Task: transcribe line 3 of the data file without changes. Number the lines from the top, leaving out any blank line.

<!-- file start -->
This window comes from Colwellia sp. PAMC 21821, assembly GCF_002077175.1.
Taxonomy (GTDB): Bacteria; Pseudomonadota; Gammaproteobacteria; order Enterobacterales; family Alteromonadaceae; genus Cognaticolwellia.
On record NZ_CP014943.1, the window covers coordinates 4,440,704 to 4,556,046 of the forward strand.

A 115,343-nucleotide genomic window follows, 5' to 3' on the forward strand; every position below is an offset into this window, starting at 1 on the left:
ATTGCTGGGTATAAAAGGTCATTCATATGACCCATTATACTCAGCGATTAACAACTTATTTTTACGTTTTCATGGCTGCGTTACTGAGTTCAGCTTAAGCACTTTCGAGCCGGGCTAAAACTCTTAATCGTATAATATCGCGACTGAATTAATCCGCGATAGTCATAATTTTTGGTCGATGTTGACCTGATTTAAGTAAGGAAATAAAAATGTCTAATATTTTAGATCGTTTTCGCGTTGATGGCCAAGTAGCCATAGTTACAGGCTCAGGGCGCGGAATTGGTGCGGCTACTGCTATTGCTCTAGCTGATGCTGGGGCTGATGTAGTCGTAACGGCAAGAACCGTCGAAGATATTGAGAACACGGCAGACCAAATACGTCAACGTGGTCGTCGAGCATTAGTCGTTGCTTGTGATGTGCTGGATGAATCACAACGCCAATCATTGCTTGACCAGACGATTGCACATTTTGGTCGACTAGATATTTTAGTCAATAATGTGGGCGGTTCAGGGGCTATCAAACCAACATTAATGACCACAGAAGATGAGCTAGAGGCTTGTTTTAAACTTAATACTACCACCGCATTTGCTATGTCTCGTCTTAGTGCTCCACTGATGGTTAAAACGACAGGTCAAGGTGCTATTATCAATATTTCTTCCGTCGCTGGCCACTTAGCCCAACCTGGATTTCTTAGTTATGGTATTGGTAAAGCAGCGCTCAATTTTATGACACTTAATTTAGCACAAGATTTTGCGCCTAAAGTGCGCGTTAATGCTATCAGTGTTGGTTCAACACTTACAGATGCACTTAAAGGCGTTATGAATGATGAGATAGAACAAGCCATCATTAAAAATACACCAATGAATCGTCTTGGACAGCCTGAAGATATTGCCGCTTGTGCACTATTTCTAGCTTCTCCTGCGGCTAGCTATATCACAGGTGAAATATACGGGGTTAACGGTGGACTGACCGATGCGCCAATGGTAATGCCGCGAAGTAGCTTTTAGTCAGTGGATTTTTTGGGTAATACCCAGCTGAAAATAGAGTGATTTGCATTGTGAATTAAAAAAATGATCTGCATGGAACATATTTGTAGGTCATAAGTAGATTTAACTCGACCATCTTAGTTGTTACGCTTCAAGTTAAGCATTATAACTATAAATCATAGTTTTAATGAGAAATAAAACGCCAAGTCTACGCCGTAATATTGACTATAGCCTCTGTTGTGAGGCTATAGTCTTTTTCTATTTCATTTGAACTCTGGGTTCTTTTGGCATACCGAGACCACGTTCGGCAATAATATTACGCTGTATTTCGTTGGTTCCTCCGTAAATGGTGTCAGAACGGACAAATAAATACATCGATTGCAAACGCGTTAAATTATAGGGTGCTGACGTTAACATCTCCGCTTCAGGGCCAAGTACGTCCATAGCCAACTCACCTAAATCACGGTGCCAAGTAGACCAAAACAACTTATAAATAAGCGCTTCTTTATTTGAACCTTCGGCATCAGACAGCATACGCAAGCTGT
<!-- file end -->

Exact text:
On record NZ_CP014943.1, the window covers coordinates 4,440,704 to 4,556,046 of the forward strand.